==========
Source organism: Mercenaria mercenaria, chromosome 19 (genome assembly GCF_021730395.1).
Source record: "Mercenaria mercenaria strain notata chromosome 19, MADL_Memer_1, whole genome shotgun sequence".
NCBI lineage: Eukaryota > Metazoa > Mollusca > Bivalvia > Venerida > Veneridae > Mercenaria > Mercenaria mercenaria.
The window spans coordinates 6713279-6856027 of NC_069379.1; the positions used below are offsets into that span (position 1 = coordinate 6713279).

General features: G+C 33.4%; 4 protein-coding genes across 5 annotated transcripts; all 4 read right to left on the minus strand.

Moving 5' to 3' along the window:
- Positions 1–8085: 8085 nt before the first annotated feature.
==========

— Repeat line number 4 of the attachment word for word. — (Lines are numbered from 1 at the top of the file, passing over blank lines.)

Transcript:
The window spans coordinates 6713279-6856027 of NC_069379.1; the positions used below are offsets into that span (position 1 = coordinate 6713279).